Split is a movie that portrays a man living with dissociative identity disorder (DID), a mental disorder that develops in childhood as a defense mechanism against severe trauma, usually in the form of abuse. My daughter first introduced me to the existence of the movie, and she stated in her text message, “This is why the world needs your writing. To balance out crap like this.” (Okay, she’s maybe biased in her opinion of my writing, but I’m fine with it.) She’s right about what I do (or attempt to do). As a mental health writer, certified counselor, person who was diagnosed with mental health disorders after a traumatic brain injury, and general human being, I write to increase understanding and empathy.
When I read the description of Split and saw its trailers, I wondered if this would be yet another movie that gets mental illness, specifically DID, completely wrong. Would this stigmatize? Villainize? Dehumanize?
Ironically, my most recent novel, Twenty-Four Shadows (Apprentice House Press, 2016) is about a man newly diagnosed with DID and the effects it has not just on him but on his wife, young son, and best friend. The fact that Twenty-Four Shadows has been acclaimed by critics and readers alike and was named to Kirkus Reviews Best Books of 2016 indicates that realistic stories of mental illness are becoming okay.
Box office movies, though, aren’t always realistic. What about Split
The movie Split surprised me. It wasn’t all bad. Split splits its portrayal of DID into two parts: human and disorder. This is also the split between the good and the bad.
Split: The Human, the Good
The movie is about Kevin and his system of alters, the other identities that are a real part of Kevin’s mind. They see a psychiatrist by the name of Dr. Fletcher, who tells a friend, “We look at the people who have been shattered and are different as ‘less than.’ What if they’re ‘more than?’”
Spot-on, Dr. Fletcher. People living with DID are real human beings, not inferior or “less than.” While Split is a thriller and involves the kidnapping of three teenage girls, the movie does not vilify Kevin or any of his alters, although Dennis and Patricia, the two responsible for the kidnapping, are certainly not seen favorably.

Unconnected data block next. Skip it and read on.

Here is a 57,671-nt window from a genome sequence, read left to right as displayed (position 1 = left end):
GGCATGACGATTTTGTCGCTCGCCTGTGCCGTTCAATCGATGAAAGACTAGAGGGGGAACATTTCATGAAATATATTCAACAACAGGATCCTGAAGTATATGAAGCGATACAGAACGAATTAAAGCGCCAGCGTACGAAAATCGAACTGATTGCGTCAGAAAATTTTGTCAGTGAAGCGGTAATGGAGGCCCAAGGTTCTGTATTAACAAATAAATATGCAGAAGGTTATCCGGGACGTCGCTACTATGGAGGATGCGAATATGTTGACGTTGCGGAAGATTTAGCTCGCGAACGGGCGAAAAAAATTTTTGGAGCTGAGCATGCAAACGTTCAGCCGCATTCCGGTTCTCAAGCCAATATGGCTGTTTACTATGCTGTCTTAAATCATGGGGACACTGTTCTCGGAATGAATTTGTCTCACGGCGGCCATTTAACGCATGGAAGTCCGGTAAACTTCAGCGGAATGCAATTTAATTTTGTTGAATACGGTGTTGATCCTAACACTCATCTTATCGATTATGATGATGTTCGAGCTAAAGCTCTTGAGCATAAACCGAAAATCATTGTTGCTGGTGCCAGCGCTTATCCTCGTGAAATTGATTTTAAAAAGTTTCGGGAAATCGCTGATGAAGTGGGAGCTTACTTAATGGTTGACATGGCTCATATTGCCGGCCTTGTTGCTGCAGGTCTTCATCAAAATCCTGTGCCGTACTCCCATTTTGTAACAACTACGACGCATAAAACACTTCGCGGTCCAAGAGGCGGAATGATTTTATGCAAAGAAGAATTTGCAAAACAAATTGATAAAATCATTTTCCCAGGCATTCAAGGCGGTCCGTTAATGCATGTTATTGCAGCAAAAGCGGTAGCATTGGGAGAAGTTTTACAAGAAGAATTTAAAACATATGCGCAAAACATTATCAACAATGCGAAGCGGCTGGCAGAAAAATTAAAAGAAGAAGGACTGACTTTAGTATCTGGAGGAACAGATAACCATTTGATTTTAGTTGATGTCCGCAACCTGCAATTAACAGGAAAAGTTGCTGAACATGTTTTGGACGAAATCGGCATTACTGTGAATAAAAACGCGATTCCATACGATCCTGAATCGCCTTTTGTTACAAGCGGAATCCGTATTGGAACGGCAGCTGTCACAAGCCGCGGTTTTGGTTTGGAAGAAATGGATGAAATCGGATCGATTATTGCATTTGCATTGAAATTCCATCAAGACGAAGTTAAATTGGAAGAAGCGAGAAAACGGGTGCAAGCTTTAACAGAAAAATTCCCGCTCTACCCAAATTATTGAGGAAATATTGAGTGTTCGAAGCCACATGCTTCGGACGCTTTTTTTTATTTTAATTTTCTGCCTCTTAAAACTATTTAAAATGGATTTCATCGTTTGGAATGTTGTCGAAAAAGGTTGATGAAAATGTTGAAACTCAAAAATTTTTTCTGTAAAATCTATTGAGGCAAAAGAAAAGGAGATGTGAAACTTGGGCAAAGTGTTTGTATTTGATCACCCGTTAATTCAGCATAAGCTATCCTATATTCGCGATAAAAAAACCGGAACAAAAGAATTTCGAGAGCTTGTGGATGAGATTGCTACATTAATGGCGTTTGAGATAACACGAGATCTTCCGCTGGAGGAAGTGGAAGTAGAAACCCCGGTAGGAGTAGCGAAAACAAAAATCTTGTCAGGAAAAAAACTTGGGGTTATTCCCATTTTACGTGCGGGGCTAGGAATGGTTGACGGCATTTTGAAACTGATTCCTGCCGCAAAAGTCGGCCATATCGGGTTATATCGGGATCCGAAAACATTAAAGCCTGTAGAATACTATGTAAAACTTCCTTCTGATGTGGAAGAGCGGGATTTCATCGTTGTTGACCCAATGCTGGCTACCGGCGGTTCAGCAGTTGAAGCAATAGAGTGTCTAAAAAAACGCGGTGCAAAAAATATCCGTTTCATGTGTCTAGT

In Split, the human is good—the entire human, Kevin and the alters. They’re seen as individuals in their own right, and Dr. Fletcher treats each with respect. She gets it. Split gets it. Other things that Split gets right:
- Different alters can and do have different traits (handedness, IQ, strengths, need for glasses, medical issues, and more)
- Someone with DID can function in life (Kevin’s system has held a job for 10 years, sees a therapist, lives on their own)
- Use of the terms “we” or “us” rather than “I” or “me”
- Brain scans are unique for each alter
- The idea of protection (alters Dennis and Patricia believe they’re the only ones who can protect Kevin; in reality, all alters serve the function of protecting the primary identity, each in different ways)
- The presence of a structure, a place for the alters to be when they’re not out in the world (in Split it’s very simple, just a room with a chair for each alter, but in reality, the structure is often more complex. In Twenty-Four Shadows, the structure is an elaborate blanket fort.)
Another good: many different alters e-mail Dr. Fletcher requesting emergency appointments. They are seeking help. They’re not evil.
During the movie, the audience actually chuckled playfully in reaction to Hedwig, one of the alters who is a nine-year-old boy but of course in the body of the adult character. To me, this is a very good sign. It shows that people really saw Hedwig as a child, separate from the kidnapper. Maybe in this regard, Split helps people connect with people who have DID.
Split: The Bad and the Weird
Split is a thriller. Thrillers must scare, and to do so this movie uses DID, mental illness.
To scare, thrillers must be real enough to invade our psyche and put us on edge. Split is real enough. The bad guy is a real person with a real disorder portrayed, for the most part, in a very realistic way. For full fright effect, a thriller must go beyond the real into that which is unthinkable outside of the movie theatre. Split achieves the real and the beyond-the-real. It achieves the good, the bad, and the weird.
The good thing about Split is that it humanizes Kevin and his system of alters. The bad thing is that the disorder itself is villainized. The weird thing is that the disorder isn’t just villainized but dehumanized. The system morphs into a beast. Eye-roll. Huge you’ve-got-to-be-kidding-me element.
To set the record straight and counter the bad and the weird parts of Split:
- The person with DID is not a monster, nor does he or she host a monster inside.
- The Incredible Hulk stuff like super-human size, strength, and speed, is the stuff of movies and comic books, not the real world.
- DID isn’t in the realm of the supernatural.
- People with DID can’t scale walls like salamanders.
Split: A Step in the Right Direction?
Is this movie a step in the right direction? To a certain extent, it does separate the person from the illness. It humanizes the human (it’s too bad that that is necessary). But as a thriller, it does enter into the realm of the bad and the weird. It humanizes the people but dehumanizes the disorder.
We need books and movies that treat people and disorders exactly as they are. People and disorders are neither villains nor beasts.